Friday, May 31, 2024 | 05:58 WIB

Measuring the Effectiveness of COP28 and Reflections for Indonesia

Jakarta, IO – Towards the end of 2023, COP28 was held, at the 28th annual meeting of the United Nations (UN), where the government discussed the issue of climate change in the future. The High Level Summit took place in Dubai, United Arab Emirates (UAE), lasting from November 30 until one day later, December 13, 2023. COP is an abbreviation for “Conference of the Parties” where the “parties” are countries that signed the UN climate change treaty in 1992. 

COP28 concluded with an agreement that marked the “beginning of the end” of the fossil fuel era, by laying the foundations for a rapid, just, and equitable transition, supported by major emissions reductions and increased funding. In a show of global solidarity, negotiators from nearly 200 countries gathered in Dubai with a decision on the world’s first “global inventory” to scale up climate action. The main goal is none other than to keep the global temperature threshold of a 1.5°C rise within reach. 

There has been much debate and criticism of the meetings that have been going on since 1992, from both aspects of legitimacy, effectiveness, and accountability. For this reason, it is interesting to observe how this regular conference is able to inspire concrete action, not mere rhetoric, considering that the world is currently dying, due to multiple crises. So further performance needs to be produced, including to spur a stronger, better, fairer, and more sustainable post-pandemic global economic recovery. 

World leaders must act based on fundamentals that have not yet received serious attention, namely, reducing the gap in a level of compliance between countries’ commitments. This is a test of the credibility and effectiveness of the COP and a solution that the world desperately needs. Based on G20 Research Group records, the level of compliance by G20 countries is still low, with an overall average of 71%, including in thematic areas such as health at 72%, digitalization at 68%, and sustainable energy at 70%. 

Several key points that need to be pushed by Indonesia, as the only G20 member country from ASEAN, are listed in the inventory list of pressing problems throughout the world in the social, economic, ecological, and security sectors. The first is Russia. Their invasion of Ukraine has increased global energy and food problems, with many fiscal and monetary impacts. The “failure” of the UN as the vanguard of peace resolutions must be taken over by Indonesia. 

Second, concentration and totality on the issue of climate change and sustainable development. Indonesia should be a pioneer and, at the same time, show momentum for internal improvements both in the management of natural resources and the environment, such as forests, peat, mangroves, energy, mining, and hydro meteorological issues. 75% of world emissions come from the G20, and G20 member countries are the majority contributors to environmental degradation, such as high deforestation in Argentina, Australia, Brazil, and Indonesia. It’s sad to see that a non-G20 country like Pakistan is giving more sweat to the “Billion Tree Tsunami” initiative. Since 2018, 30 million trees have been planted. Even the impact of COVID-19, which created unemployment, was taken advantage of by the Pakistani government by hiring 63 thousand people to plant trees.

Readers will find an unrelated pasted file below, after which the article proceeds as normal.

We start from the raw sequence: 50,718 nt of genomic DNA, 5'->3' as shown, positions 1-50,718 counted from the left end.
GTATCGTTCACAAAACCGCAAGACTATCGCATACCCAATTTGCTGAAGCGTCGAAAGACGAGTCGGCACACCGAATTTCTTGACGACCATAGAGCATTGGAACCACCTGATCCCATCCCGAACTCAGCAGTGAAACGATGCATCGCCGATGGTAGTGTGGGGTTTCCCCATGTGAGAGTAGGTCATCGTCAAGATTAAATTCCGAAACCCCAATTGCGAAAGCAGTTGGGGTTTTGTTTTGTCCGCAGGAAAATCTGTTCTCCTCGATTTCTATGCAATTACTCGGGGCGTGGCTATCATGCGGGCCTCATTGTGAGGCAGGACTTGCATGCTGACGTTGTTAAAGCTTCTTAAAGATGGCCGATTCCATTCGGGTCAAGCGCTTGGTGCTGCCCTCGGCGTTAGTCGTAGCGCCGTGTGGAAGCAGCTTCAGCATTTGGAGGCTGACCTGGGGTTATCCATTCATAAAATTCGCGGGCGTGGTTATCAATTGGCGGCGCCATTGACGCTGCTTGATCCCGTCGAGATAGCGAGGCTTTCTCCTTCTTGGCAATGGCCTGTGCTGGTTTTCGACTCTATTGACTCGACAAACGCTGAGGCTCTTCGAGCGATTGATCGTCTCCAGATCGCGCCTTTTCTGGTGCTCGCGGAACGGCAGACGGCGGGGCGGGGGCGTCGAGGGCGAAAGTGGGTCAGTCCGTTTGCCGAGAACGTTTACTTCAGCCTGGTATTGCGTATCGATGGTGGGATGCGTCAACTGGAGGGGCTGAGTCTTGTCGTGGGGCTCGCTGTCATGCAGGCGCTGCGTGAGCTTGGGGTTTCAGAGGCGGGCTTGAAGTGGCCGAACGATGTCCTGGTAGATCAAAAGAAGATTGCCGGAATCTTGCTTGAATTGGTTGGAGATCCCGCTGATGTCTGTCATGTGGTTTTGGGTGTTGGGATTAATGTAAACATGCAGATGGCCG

Bonataon M.T. Vincent Simandjorang, Research Center for Public Policy, National Research and Innovation Agency (BRIN)

Third, careful environmental management (eco-prudential). Economic growth, which is increasingly uneven at different rates in different countries, depends on the ability to recover and the sustainability of fiscal and monetary support. In fact, many steps can be taken, including transferring debt to various forms, including nature conservation (debt for nature swap). Indonesia’s steps as a pioneer in manifesting Addis Ababa’s sustainable financing agenda need to be appreciated, with the implementation of a blended financing scheme. Such development financing innovations encourage the contribution of actors outside the government, such as the private sector and philanthropy, that should be imitated and mainstreamed by the G20, especially in making the SDGs agenda a success. 

Flash floods in the Super Priority tourist destination of Toba are a reflection of how trillions of Rupiah in development do not guarantee Eco prudential management or care for the environment. This further worsens the condition after UNESCO’s “yellow card” for Toba Geopark, which is threatened with having its status revoked globally. 

Fourth, encouraging environmental literacy through mainstreaming environmental, social, and governance (ESG)-based development and investment. ESG-based investments encourage environmentally-friendly social responsibility and focus on sustainable development. Ironically, as is the case in Indonesia, ESG is still regulated at the level of OJK governance. 

Read: Strategies To Achieve 7-8% Economic Growth

The last one is the need for Indonesia to prepare itself as the host of the COP, by initiating a road map for medium-term global environmental development (5 years) and long-term (20 years) with practical adaptation and mitigation analysis (strategic foresight) regarding potential threats, dangers, challenges, and disasters in the future that may affect people’s lives. This action can be supported by partners such as organizations, thinkers, research institutions, youth, and civil society organizations. 

The COP needs to be used as momentum and a bet on Indonesia’s leadership, in order to globalize. Its success will become a historical legacy that will be remembered by future generations, all over the world.